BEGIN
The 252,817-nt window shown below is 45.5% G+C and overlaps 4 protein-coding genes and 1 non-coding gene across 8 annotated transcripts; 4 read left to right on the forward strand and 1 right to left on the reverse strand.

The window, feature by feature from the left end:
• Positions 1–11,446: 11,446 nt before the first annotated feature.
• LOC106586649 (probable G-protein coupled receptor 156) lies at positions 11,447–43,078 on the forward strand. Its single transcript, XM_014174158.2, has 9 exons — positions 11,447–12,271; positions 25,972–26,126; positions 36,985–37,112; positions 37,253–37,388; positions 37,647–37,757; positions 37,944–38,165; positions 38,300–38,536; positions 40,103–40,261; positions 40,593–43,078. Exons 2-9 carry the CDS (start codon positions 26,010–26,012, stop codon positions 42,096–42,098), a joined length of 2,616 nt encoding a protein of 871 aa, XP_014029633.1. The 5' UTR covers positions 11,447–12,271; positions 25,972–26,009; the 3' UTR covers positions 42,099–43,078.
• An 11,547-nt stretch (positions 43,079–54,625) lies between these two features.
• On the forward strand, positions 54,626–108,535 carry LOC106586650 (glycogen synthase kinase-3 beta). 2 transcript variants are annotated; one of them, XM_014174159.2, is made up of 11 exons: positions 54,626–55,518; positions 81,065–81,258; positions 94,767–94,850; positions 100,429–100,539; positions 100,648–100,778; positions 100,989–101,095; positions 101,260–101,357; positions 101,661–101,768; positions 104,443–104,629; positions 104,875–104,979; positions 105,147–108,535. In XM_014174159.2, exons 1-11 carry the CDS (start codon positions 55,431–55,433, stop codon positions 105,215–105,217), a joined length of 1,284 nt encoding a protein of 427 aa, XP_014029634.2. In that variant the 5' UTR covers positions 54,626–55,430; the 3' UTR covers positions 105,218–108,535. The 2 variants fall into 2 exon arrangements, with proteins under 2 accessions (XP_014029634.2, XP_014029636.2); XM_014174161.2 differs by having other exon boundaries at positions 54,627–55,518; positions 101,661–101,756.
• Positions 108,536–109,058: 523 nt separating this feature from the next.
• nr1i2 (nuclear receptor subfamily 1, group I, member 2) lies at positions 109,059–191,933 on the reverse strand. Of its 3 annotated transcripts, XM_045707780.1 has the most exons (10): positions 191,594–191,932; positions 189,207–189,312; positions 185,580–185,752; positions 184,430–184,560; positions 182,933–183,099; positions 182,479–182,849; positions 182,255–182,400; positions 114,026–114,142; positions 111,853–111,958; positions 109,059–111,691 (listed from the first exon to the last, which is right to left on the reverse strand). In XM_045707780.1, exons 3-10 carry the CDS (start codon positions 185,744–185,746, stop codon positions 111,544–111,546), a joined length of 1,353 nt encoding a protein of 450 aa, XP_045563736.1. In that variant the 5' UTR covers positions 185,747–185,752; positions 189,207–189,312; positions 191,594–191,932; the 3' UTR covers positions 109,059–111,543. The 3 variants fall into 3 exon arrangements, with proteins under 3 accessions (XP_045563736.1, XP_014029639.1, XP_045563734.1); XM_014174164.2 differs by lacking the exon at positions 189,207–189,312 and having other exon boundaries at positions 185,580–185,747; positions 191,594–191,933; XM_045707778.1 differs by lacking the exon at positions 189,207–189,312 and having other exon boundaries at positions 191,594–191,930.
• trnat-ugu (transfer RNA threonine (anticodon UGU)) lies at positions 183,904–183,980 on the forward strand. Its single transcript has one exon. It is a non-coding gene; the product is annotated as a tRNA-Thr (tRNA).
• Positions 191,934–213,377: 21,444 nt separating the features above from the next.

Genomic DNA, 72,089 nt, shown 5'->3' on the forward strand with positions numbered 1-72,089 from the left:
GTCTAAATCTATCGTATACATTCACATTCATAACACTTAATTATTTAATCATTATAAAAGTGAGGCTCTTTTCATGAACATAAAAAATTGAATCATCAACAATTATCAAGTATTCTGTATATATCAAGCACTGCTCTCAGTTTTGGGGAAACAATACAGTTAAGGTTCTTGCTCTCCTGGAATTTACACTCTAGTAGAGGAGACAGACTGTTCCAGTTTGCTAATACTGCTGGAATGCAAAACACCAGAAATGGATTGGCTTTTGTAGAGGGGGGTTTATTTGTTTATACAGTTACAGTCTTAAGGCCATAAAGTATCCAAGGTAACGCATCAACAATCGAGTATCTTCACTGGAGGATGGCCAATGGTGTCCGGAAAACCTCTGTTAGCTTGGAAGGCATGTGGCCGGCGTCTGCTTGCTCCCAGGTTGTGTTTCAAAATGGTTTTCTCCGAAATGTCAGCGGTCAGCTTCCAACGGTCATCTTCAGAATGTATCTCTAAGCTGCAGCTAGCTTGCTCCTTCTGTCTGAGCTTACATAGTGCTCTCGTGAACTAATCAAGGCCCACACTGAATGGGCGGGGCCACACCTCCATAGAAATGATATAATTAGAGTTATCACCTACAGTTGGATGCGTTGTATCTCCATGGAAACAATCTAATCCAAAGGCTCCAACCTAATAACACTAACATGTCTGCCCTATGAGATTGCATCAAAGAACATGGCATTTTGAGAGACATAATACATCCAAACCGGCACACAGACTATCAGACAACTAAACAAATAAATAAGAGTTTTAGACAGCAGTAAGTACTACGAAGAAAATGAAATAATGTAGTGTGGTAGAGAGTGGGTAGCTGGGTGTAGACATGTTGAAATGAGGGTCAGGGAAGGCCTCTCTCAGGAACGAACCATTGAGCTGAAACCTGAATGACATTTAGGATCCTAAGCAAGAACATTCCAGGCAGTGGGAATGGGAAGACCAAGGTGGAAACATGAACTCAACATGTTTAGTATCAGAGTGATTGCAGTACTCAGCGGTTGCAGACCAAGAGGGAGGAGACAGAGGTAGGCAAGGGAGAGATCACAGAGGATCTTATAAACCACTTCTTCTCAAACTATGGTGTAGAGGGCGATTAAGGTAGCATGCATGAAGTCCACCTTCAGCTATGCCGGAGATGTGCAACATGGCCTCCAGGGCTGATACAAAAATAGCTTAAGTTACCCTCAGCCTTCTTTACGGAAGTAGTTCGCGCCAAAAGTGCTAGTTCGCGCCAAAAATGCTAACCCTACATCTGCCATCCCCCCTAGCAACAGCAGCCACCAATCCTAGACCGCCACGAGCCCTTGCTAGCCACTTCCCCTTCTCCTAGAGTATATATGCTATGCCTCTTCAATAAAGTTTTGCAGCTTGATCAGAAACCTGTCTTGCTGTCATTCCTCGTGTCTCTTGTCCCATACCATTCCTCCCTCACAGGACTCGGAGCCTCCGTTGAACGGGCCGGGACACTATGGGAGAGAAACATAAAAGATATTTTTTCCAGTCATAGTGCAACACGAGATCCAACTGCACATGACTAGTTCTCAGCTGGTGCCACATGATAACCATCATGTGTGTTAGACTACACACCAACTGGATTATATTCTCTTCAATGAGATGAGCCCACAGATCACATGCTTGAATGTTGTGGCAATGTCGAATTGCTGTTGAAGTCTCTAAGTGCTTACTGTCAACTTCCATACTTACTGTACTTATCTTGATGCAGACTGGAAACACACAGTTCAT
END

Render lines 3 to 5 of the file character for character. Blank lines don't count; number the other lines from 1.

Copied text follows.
• Positions 1–11,446: 11,446 nt before the first annotated feature.
• LOC106586649 (probable G-protein coupled receptor 156) lies at positions 11,447–43,078 on the forward strand. Its single transcript, XM_014174158.2, has 9 exons — positions 11,447–12,271; positions 25,972–26,126; positions 36,985–37,112; positions 37,253–37,388; positions 37,647–37,757; positions 37,944–38,165; positions 38,300–38,536; positions 40,103–40,261; positions 40,593–43,078. Exons 2-9 carry the CDS (start codon positions 26,010–26,012, stop codon positions 42,096–42,098), a joined length of 2,616 nt encoding a protein of 871 aa, XP_014029633.1. The 5' UTR covers positions 11,447–12,271; positions 25,972–26,009; the 3' UTR covers positions 42,099–43,078.
• An 11,547-nt stretch (positions 43,079–54,625) lies between these two features.